The FTSE 100 has opened higher this morning with a rise of 21.7 points, or 0.40%, to 5,445.2, thanks to a good showing from the banking sector, although home improvement stocks were hit after a profit warning from Travis Perkins.
Travis Perkins, a building materials group, has fallen 151p, or 10.69%, to 1,262p, as it said market conditions had worsened significantly in recent weeks. Kingfisher, the owner of B&Q home-improvement stores, also fell 8p, or 3.66%, to 210.5p, while plumbing and heating equipment supplier Wolseley has slipped 11p, or 0.92%, to 1,185p.
In the banking sector, the Royal Bank of Scotland has jumped 28p, or 1.71%, to 1,662p, while Lloyds TSB advanced 7.75p, or 1.67%, to 471p, after renewed reports that it was discussing a possible merger of its asset management unit with Fortis.
Elsewhere, hotels group Hilton is also making ground as it advanced 3.25p, or 0.92%, to 356p, after UBS raised its price target on the stock.
In Japan the Nikkei 225 Stock Average soared 74.18 points, or 0.53%, to 14,155.06 at its close a short time ago, after a government report showed the world's second-largest economy grew faster than expected in the third quarter.
A government report revealed Japan's economy grew at an annual pace of 1.7%, beating economists expectations by 0.6%.
Mizuho, Japan's second-largest bank by assets, advanced 12,000 yen, or 1.4%, to 846,000 yen, as the company announced net income had probably risen 41% to 330bn yen for the six months ended September 30.
Other banks also gained on the expectation that an economic recovery at home will help them cut their bad loans and extend lending. Mitsubishi UFJ Financial Group, the world's largest lender by assets, advanced 10,000 yen, or 0.7%, to 1.56m yen, while Sumitomo Mitsui Financial Group, the third-largest bank in Japan, added 10,000 yen, or 0.9%, to 1.15m yen.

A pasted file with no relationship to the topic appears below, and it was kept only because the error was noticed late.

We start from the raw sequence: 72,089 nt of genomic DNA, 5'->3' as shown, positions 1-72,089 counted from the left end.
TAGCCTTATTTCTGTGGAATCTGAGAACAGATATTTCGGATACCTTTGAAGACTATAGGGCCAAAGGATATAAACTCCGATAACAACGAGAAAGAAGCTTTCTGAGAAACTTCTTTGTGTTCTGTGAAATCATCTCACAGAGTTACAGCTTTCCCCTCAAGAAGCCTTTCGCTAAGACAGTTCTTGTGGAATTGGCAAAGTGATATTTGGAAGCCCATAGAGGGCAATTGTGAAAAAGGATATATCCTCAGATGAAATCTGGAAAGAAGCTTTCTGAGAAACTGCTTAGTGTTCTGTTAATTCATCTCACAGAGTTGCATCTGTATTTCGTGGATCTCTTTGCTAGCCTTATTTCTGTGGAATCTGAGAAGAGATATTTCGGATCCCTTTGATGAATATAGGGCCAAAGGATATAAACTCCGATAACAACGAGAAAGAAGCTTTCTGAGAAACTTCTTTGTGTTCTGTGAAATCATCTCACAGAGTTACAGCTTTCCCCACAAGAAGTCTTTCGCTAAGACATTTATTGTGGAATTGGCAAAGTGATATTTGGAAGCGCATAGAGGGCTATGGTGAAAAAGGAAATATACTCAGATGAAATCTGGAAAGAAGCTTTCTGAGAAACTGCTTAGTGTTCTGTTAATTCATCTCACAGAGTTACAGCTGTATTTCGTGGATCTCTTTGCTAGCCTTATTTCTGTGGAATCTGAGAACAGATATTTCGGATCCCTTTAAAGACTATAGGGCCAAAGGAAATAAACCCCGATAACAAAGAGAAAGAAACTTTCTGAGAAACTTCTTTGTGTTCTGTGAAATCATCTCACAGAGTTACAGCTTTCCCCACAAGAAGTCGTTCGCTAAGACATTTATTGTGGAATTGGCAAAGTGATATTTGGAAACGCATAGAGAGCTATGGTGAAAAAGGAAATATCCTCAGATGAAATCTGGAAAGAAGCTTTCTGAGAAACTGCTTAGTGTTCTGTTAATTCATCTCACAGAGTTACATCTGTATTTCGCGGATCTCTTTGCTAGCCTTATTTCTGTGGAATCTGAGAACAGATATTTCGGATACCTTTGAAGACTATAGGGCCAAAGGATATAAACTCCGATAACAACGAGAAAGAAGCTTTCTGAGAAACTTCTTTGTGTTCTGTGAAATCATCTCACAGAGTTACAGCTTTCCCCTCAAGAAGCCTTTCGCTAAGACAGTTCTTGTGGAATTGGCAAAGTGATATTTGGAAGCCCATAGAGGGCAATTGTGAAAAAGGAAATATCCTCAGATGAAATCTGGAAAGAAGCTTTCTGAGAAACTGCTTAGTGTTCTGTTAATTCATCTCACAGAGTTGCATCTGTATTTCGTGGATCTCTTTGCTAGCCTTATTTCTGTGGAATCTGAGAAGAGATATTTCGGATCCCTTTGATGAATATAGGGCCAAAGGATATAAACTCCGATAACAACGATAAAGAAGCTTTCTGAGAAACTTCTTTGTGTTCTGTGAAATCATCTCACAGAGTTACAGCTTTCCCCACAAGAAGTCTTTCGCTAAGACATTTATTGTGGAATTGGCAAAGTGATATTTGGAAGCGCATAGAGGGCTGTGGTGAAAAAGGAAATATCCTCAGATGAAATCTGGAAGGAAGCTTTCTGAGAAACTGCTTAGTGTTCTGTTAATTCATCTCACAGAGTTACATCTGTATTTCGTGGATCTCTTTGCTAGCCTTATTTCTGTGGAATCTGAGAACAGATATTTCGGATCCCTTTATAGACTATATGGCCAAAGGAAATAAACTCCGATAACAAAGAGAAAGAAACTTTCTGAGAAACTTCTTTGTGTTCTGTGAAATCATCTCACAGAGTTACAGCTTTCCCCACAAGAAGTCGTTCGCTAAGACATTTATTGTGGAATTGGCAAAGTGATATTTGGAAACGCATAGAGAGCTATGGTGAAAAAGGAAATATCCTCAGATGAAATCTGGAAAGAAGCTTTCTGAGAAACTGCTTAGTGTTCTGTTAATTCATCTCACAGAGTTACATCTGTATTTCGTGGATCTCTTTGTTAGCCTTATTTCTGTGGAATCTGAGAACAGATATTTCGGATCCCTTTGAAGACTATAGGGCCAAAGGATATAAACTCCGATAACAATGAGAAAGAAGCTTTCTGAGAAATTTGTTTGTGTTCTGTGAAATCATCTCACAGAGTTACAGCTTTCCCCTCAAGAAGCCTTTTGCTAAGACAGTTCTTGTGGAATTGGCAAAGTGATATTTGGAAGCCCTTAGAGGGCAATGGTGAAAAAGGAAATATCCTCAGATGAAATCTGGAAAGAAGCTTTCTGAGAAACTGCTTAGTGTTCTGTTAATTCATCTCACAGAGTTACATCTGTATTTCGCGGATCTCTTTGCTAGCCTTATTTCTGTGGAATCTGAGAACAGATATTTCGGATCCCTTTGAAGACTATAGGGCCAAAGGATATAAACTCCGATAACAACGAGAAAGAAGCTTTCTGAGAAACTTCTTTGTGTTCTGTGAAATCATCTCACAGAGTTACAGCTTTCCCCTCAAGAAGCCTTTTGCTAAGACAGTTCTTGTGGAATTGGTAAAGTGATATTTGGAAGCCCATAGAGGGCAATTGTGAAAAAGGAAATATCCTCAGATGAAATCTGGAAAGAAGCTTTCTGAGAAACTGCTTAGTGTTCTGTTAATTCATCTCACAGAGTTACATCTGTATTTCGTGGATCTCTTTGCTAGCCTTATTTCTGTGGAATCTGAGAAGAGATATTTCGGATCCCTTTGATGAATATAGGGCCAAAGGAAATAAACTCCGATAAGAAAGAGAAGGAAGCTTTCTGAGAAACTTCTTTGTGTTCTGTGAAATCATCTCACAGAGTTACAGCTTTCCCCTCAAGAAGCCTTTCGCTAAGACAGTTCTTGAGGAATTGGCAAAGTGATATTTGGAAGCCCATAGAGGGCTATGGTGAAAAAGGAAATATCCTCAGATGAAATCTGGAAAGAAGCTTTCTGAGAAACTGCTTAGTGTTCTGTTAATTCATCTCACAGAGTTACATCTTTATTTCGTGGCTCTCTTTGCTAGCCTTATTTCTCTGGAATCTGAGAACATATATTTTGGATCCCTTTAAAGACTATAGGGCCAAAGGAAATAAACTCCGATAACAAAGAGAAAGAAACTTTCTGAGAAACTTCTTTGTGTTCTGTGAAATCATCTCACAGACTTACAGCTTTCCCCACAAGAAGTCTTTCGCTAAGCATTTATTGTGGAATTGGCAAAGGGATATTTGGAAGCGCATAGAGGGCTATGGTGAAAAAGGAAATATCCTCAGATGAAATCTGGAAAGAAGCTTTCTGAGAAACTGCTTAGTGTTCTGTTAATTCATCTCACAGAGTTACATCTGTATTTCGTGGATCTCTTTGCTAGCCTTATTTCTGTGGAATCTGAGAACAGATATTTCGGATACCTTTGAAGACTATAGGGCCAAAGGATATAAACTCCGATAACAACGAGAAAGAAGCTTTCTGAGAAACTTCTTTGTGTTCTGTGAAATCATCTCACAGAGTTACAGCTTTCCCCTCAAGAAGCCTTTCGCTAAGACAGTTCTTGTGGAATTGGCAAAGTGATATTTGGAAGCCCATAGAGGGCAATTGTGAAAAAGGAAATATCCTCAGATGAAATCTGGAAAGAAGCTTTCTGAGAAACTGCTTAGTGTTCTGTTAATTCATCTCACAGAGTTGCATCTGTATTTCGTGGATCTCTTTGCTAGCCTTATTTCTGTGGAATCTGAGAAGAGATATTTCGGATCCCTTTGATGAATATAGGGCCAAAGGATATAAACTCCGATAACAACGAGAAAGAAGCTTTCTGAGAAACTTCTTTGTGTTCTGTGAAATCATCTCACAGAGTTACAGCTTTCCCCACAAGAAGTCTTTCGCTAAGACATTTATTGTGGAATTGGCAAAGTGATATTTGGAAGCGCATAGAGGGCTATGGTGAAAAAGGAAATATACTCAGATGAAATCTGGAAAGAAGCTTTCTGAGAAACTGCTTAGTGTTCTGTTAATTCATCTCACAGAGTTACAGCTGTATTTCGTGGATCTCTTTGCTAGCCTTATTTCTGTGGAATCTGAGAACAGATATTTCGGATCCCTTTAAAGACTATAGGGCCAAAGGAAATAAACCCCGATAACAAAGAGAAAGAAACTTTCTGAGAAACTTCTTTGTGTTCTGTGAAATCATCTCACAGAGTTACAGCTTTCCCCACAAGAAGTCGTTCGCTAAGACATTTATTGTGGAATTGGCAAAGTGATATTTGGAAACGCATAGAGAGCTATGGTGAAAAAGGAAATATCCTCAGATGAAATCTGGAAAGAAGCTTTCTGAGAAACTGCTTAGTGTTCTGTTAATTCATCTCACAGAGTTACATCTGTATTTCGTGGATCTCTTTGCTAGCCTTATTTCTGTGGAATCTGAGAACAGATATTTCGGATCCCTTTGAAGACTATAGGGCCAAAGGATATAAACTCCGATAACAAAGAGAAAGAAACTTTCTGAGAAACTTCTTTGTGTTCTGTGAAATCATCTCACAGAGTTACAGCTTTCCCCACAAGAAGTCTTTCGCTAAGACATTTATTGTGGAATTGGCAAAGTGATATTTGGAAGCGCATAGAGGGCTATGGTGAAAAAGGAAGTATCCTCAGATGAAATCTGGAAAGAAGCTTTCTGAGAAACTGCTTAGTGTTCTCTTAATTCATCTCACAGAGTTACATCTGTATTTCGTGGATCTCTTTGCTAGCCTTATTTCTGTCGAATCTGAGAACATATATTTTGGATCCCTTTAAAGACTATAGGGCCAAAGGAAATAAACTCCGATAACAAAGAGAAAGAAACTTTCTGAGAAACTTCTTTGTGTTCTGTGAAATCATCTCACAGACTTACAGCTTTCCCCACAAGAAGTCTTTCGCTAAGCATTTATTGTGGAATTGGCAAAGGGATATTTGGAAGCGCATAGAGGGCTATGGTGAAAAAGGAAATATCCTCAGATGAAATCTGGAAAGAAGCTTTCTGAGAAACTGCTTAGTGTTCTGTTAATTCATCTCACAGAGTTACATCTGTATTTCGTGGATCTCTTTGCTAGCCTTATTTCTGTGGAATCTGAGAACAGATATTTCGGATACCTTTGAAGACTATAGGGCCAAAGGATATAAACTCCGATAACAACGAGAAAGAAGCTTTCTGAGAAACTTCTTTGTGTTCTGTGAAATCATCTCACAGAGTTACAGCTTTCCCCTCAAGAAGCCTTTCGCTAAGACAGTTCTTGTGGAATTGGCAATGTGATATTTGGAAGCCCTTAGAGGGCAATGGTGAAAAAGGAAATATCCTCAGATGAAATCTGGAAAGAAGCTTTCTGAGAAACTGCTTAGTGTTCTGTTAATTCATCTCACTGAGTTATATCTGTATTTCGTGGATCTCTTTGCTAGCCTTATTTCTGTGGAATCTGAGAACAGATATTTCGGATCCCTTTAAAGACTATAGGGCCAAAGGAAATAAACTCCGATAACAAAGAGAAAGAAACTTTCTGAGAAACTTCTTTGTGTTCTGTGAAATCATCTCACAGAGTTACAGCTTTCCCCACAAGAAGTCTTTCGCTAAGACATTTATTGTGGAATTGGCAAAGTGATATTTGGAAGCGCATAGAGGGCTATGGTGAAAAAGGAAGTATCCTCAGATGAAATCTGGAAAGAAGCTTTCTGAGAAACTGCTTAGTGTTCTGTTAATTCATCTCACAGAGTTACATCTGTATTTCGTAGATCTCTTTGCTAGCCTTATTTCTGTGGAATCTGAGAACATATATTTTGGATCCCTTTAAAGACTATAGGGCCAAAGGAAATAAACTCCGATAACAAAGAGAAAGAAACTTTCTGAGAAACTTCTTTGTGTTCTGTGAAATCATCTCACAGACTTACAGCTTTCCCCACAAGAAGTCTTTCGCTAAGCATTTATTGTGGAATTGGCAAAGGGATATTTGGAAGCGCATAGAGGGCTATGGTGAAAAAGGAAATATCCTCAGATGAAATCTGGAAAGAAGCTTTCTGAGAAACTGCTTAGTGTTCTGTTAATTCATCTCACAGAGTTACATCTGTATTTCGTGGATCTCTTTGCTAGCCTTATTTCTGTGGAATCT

Retailers also advanced as a separate government report showed Japan's households became less pessimistic in October as wages rose and job prospects improved, suggesting consumer spending may keep contributing to growth at home.
Aeon, Japan's second-largest retailer, climbed 65 yen, or 2.5%, to 2,640, while Fast Retailing, Japan's biggest casual clothing chain, rose 220 yen, or 2.8%, to 8,130.
Energy-related shares including Nippon Oil declined along with the price of oil. As crude oil for December delivery fell to $57.75 a barrel, Nippon Oil, Japan's biggest refiner, dropped 22 yen, or 2.6%, to 841, while TonenGeneral Sekiyu K.K., the Japanese refining unit of Exxon Mobil, lost 16 yen, or 1.3, to 1,254 yen.
In the US the Dow Jones Industrial Average rose 93.89 points, or 0.89%, to 10,640.10 after a record Treasury auction pushed bond yields lower, raising hopes that interest rates will follow.
The auction of 10-year Treasury notes attracted a record level of indirect bids, which include foreign central banks. The auction came as a relief to investors who were worried after two auctions of shorter-term bond earlier this week failed to attract intense foreign demand.
Elsewhere, Target, the nation's No. 2 discount chain, rose $2.29 to $58.85 after its third quarter earnings beat expectations. Wal-Mart also jumped $0.84 to $49.04, while Costco advanced $1.41 to $50.06.
Other gains were made by Microsoft which rose $0.13 to close at $27.09 a share, and Boeing, which also gained $1.39 to end at $66.10.
Meanwhile, as the price of crude oil fell $1.13 to $57.75 a barrel, energy companies saw a sharp drop in share prices. Exxon Mobil fell $1.05 to $56.45, while BP dropped $1.30 to $64.30 and ConocoPhillips slipped $2.20 to $63.39.IFAonline
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